Donald Trump
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It’s true that technology made blogging and citizen journalism possible, but it was the media’s tendency at the turn of the century to report outrageous lies without identifying them as lies that caused the emergence of a progressive blogosphere.  When millions of people who had been impotently shouting at their televisions found a way to talk to each other online, a new force in American politics was born. I was there in Las Vegas from June 8th to June 11th, 2006, when we met each other in person for the first time at the inaugural Yearly Kos (now Netroots Nation) Convention.  It was exhilarating and restorative.

My, how things have changed. That the present administration lies is no longer disputed by the media nor does it go unreported. In fact, the topic is beginning to crowd out all other reporting about everything else that goes on in the country and the world.  This actually presents a challenge for a guy like me, because I used to have an obvious angle on nearly every new article on a Republican presidency, which was that the reporters didn’t fully explain how much bullshit we were being subjected to and that the result was to allow people to take seriously what should be dismissed out of hand.

If I do that today, it’s pretty much redundant, because the reporters are doing a fine job most of the time in debunking every utterance of the president and his surrogates. That something is seriously wrong is no longer doubted, even among a growing number of Republican lawmakers and their aides.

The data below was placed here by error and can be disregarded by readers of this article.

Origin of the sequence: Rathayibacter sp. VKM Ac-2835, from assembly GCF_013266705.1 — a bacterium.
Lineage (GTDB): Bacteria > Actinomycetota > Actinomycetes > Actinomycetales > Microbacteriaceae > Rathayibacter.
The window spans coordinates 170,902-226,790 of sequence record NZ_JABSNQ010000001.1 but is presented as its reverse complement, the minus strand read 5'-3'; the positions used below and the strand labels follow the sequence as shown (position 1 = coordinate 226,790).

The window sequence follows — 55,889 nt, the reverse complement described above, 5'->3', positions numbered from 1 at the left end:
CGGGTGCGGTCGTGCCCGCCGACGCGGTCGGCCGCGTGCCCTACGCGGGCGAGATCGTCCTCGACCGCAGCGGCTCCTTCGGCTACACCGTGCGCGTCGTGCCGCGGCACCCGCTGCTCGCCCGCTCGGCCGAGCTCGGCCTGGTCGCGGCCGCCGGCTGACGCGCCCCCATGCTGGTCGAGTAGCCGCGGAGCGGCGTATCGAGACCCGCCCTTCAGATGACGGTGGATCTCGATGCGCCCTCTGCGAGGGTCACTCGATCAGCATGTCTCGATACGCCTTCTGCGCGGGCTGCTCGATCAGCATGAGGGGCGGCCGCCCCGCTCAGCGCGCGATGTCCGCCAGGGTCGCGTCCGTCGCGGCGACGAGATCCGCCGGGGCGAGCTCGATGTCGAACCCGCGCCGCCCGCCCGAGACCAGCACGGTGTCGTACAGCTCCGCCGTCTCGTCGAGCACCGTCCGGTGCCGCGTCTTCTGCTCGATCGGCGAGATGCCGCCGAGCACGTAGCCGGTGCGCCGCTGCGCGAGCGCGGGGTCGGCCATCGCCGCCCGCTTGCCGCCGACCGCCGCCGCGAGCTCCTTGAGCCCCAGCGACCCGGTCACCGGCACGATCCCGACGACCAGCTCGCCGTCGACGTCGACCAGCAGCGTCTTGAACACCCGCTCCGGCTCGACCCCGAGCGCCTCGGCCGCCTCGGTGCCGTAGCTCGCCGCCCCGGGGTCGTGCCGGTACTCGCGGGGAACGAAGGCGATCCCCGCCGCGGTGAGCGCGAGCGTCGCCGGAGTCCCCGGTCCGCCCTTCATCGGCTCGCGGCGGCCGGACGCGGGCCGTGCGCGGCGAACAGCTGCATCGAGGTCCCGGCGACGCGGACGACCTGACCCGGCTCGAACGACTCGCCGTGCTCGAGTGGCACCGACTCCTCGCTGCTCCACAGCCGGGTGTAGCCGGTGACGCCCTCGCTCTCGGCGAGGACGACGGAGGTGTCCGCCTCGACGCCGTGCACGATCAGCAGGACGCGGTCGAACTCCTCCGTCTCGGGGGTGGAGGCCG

For example, observing the Trump administration’s behavior this week, a senior Republican Senate aide was just quoted saying, “It has to stop … never seen anything like this in my entire career.” Asked how the Republicans in Congress are feeling, a top House leadership source said, “Lot of anxiety, don’t know next shoe to drop.”

After the first generation of progressive bloggers met in person in 2006, we felt like we had a purpose and we could change the world. After the excellent outcome of the 2006 midterms, we were even more optimistic, and following that up by electing the first black president gave us the sense that we were on the crest of a giant wave.

Before long, we began to splinter and whatever progress we made as a country during the Obama years (and it was substantial), it’s now obvious that the right-wing spent all that time devolving. The result is that things are immeasurably worse for the country under the present Republican leadership than they were under the previous leadership, and that’s something that was almost unimaginable on Inauguration Day in 2009.

We can’t fix this house by shoring up just one side of it. There has to be a movement on the right to take back some semblance of sanity and decency. They won’t listen take this old progressive blogger’s advice, but I have some stories to tell if they want to listen.

Martin Longman

Martin Longman is the web editor for the Washington Monthly. See all his writing at